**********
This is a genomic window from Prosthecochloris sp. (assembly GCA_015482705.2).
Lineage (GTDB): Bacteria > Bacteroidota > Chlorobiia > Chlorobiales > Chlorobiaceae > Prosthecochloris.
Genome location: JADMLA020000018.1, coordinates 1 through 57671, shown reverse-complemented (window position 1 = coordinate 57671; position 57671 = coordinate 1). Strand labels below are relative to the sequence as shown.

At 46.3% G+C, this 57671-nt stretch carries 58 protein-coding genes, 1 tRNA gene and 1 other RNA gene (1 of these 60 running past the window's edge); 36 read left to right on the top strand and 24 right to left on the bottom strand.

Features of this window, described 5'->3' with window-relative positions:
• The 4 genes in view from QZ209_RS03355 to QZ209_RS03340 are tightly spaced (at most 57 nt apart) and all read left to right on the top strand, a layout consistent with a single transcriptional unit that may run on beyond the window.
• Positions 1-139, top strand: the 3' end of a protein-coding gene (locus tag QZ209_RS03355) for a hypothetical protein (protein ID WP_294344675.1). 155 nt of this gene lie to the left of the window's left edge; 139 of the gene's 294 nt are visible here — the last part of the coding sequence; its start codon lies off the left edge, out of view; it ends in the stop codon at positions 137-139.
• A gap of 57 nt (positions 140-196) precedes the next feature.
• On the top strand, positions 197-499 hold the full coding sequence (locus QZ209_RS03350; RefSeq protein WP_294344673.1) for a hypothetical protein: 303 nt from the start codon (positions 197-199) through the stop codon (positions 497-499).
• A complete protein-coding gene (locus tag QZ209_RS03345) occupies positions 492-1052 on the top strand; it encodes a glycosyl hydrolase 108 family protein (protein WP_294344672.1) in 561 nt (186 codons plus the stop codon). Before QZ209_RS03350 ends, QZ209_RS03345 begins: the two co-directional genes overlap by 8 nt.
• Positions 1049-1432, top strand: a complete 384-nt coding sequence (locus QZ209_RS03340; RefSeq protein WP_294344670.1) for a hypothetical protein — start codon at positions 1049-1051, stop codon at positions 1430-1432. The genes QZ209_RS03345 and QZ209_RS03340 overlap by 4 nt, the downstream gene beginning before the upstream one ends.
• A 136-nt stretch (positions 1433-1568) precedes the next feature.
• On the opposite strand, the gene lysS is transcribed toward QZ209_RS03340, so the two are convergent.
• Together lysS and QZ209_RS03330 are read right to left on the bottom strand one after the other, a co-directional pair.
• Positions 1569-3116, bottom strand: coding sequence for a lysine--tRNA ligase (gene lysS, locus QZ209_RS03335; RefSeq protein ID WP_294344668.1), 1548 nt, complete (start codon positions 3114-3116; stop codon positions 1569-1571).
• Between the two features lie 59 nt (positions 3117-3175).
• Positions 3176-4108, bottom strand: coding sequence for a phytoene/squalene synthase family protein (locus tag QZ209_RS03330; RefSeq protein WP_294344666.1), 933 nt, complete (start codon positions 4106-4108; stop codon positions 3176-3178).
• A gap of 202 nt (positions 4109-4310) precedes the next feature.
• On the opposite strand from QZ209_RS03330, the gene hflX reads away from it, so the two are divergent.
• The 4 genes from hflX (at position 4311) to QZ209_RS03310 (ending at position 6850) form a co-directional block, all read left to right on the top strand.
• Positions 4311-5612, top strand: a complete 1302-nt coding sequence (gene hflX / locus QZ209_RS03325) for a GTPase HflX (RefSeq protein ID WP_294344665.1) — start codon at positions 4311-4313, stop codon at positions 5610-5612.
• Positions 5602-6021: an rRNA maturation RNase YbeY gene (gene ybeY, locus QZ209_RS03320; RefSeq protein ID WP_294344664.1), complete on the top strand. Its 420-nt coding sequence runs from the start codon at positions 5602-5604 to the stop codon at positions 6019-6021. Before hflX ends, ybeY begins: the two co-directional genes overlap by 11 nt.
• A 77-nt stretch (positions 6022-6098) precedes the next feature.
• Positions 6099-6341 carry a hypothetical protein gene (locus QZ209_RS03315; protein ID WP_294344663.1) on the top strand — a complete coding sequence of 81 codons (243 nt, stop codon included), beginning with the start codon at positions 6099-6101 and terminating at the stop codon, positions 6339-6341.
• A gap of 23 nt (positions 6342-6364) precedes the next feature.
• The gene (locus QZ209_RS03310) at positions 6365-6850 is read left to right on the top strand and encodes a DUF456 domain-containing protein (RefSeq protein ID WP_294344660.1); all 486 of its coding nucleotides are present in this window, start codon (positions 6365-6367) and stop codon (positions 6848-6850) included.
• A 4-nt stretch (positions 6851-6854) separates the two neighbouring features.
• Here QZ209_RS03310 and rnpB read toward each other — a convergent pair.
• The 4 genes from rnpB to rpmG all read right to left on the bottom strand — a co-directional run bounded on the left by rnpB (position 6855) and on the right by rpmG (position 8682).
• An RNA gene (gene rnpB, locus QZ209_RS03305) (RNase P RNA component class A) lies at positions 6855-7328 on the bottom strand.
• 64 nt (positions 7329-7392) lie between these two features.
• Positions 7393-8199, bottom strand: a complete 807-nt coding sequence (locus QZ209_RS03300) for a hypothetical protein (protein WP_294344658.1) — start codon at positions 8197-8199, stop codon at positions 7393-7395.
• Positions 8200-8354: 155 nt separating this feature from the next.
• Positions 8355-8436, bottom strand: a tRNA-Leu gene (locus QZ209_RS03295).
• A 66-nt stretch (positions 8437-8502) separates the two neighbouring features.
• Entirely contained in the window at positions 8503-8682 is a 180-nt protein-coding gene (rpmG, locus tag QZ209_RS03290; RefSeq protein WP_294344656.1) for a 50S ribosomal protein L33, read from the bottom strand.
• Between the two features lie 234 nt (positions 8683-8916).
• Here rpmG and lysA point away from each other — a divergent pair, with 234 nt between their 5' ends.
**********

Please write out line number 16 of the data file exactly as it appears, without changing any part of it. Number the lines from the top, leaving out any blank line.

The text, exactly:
• Between the two features lie 59 nt (positions 3117-3175).